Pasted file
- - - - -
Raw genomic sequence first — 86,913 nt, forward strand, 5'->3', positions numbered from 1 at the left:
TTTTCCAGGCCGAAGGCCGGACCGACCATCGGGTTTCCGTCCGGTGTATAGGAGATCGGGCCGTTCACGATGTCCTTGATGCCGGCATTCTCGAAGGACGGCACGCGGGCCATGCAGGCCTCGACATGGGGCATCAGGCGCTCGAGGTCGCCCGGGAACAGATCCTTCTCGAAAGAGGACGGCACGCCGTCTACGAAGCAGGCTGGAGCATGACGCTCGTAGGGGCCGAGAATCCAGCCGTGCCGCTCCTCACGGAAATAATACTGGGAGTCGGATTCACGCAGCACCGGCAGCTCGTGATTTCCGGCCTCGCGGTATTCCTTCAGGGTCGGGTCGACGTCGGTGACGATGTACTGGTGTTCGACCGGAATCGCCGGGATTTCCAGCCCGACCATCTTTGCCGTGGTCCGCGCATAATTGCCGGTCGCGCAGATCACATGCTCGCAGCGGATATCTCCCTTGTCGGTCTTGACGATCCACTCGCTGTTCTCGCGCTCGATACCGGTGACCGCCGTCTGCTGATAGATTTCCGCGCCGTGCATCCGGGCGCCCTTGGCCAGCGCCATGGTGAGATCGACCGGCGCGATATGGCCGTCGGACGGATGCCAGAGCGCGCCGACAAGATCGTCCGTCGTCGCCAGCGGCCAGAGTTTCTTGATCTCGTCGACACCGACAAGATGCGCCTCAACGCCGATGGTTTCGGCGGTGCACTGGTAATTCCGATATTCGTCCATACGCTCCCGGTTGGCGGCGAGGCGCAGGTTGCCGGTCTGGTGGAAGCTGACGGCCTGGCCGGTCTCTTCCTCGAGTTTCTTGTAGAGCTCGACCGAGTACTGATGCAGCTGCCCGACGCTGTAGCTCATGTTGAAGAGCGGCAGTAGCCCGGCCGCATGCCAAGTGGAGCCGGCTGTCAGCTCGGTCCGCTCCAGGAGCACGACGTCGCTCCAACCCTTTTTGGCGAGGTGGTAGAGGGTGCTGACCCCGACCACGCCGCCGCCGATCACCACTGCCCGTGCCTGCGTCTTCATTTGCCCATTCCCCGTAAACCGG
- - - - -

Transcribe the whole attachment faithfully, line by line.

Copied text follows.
Raw genomic sequence first — 86,913 nt, forward strand, 5'->3', positions numbered from 1 at the left:
TTTTCCAGGCCGAAGGCCGGACCGACCATCGGGTTTCCGTCCGGTGTATAGGAGATCGGGCCGTTCACGATGTCCTTGATGCCGGCATTCTCGAAGGACGGCACGCGGGCCATGCAGGCCTCGACATGGGGCATCAGGCGCTCGAGGTCGCCCGGGAACAGATCCTTCTCGAAAGAGGACGGCACGCCGTCTACGAAGCAGGCTGGAGCATGACGCTCGTAGGGGCCGAGAATCCAGCCGTGCCGCTCCTCACGGAAATAATACTGGGAGTCGGATTCACGCAGCACCGGCAGCTCGTGATTTCCGGCCTCGCGGTATTCCTTCAGGGTCGGGTCGACGTCGGTGACGATGTACTGGTGTTCGACCGGAATCGCCGGGATTTCCAGCCCGACCATCTTTGCCGTGGTCCGCGCATAATTGCCGGTCGCGCAGATCACATGCTCGCAGCGGATATCTCCCTTGTCGGTCTTGACGATCCACTCGCTGTTCTCGCGCTCGATACCGGTGACCGCCGTCTGCTGATAGATTTCCGCGCCGTGCATCCGGGCGCCCTTGGCCAGCGCCATGGTGAGATCGACCGGCGCGATATGGCCGTCGGACGGATGCCAGAGCGCGCCGACAAGATCGTCCGTCGTCGCCAGCGGCCAGAGTTTCTTGATCTCGTCGACACCGACAAGATGCGCCTCAACGCCGATGGTTTCGGCGGTGCACTGGTAATTCCGATATTCGTCCATACGCTCCCGGTTGGCGGCGAGGCGCAGGTTGCCGGTCTGGTGGAAGCTGACGGCCTGGCCGGTCTCTTCCTCGAGTTTCTTGTAGAGCTCGACCGAGTACTGATGCAGCTGCCCGACGCTGTAGCTCATGTTGAAGAGCGGCAGTAGCCCGGCCGCATGCCAAGTGGAGCCGGCTGTCAGCTCGGTCCGCTCCAGGAGCACGACGTCGCTCCAACCCTTTTTGGCGAGGTGGTAGAGGGTGCTGACCCCGACCACGCCGCCGCCGATCACCACTGCCCGTGCCTGCGTCTTCATTTGCCCATTCCCCGTAAACCGG